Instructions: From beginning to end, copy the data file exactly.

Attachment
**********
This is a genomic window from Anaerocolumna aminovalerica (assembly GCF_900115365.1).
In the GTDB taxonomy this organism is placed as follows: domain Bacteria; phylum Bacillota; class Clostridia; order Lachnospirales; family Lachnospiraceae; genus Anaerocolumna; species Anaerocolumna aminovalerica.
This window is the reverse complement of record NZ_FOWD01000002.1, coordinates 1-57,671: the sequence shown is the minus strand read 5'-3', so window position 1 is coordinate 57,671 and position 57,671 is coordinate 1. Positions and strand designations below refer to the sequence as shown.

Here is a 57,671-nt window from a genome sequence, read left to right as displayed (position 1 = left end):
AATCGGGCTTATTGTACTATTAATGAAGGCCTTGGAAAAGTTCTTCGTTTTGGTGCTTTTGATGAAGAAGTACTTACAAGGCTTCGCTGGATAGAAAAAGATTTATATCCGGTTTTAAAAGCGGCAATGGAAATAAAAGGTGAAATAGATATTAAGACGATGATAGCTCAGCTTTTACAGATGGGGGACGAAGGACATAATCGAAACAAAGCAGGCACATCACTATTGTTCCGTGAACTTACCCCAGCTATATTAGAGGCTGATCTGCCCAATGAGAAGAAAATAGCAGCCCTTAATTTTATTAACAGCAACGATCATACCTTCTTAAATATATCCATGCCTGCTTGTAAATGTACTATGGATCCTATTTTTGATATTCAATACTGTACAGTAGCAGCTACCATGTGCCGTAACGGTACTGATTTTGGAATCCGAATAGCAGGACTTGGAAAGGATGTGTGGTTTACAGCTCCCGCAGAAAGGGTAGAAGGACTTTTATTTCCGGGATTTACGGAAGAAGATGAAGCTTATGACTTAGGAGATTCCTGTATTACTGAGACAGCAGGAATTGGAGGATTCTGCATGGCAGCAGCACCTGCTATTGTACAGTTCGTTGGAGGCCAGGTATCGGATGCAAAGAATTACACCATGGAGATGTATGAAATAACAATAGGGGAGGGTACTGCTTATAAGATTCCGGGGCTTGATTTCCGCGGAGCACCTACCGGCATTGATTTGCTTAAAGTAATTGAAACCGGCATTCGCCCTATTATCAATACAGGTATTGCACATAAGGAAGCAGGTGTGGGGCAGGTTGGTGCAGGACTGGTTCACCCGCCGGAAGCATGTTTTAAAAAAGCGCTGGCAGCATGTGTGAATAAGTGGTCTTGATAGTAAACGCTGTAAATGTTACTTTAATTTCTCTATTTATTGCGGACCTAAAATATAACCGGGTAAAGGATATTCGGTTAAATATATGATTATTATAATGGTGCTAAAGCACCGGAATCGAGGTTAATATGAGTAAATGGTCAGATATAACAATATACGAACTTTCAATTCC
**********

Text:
This is a genomic window from Anaerocolumna aminovalerica (assembly GCF_900115365.1).
In the GTDB taxonomy this organism is placed as follows: domain Bacteria; phylum Bacillota; class Clostridia; order Lachnospirales; family Lachnospiraceae; genus Anaerocolumna; species Anaerocolumna aminovalerica.
This window is the reverse complement of record NZ_FOWD01000002.1, coordinates 1-57,671: the sequence shown is the minus strand read 5'-3', so window position 1 is coordinate 57,671 and position 57,671 is coordinate 1. Positions and strand designations below refer to the sequence as shown.

Here is a 57,671-nt window from a genome sequence, read left to right as displayed (position 1 = left end):
AATCGGGCTTATTGTACTATTAATGAAGGCCTTGGAAAAGTTCTTCGTTTTGGTGCTTTTGATGAAGAAGTACTTACAAGGCTTCGCTGGATAGAAAAAGATTTATATCCGGTTTTAAAAGCGGCAATGGAAATAAAAGGTGAAATAGATATTAAGACGATGATAGCTCAGCTTTTACAGATGGGGGACGAAGGACATAATCGAAACAAAGCAGGCACATCACTATTGTTCCGTGAACTTACCCCAGCTATATTAGAGGCTGATCTGCCCAATGAGAAGAAAATAGCAGCCCTTAATTTTATTAACAGCAACGATCATACCTTCTTAAATATATCCATGCCTGCTTGTAAATGTACTATGGATCCTATTTTTGATATTCAATACTGTACAGTAGCAGCTACCATGTGCCGTAACGGTACTGATTTTGGAATCCGAATAGCAGGACTTGGAAAGGATGTGTGGTTTACAGCTCCCGCAGAAAGGGTAGAAGGACTTTTATTTCCGGGATTTACGGAAGAAGATGAAGCTTATGACTTAGGAGATTCCTGTATTACTGAGACAGCAGGAATTGGAGGATTCTGCATGGCAGCAGCACCTGCTATTGTACAGTTCGTTGGAGGCCAGGTATCGGATGCAAAGAATTACACCATGGAGATGTATGAAATAACAATAGGGGAGGGTACTGCTTATAAGATTCCGGGGCTTGATTTCCGCGGAGCACCTACCGGCATTGATTTGCTTAAAGTAATTGAAACCGGCATTCGCCCTATTATCAATACAGGTATTGCACATAAGGAAGCAGGTGTGGGGCAGGTTGGTGCAGGACTGGTTCACCCGCCGGAAGCATGTTTTAAAAAAGCGCTGGCAGCATGTGTGAATAAGTGGTCTTGATAGTAAACGCTGTAAATGTTACTTTAATTTCTCTATTTATTGCGGACCTAAAATATAACCGGGTAAAGGATATTCGGTTAAATATATGATTATTATAATGGTGCTAAAGCACCGGAATCGAGGTTAATATGAGTAAATGGTCAGATATAACAATATACGAACTTTCAATTCC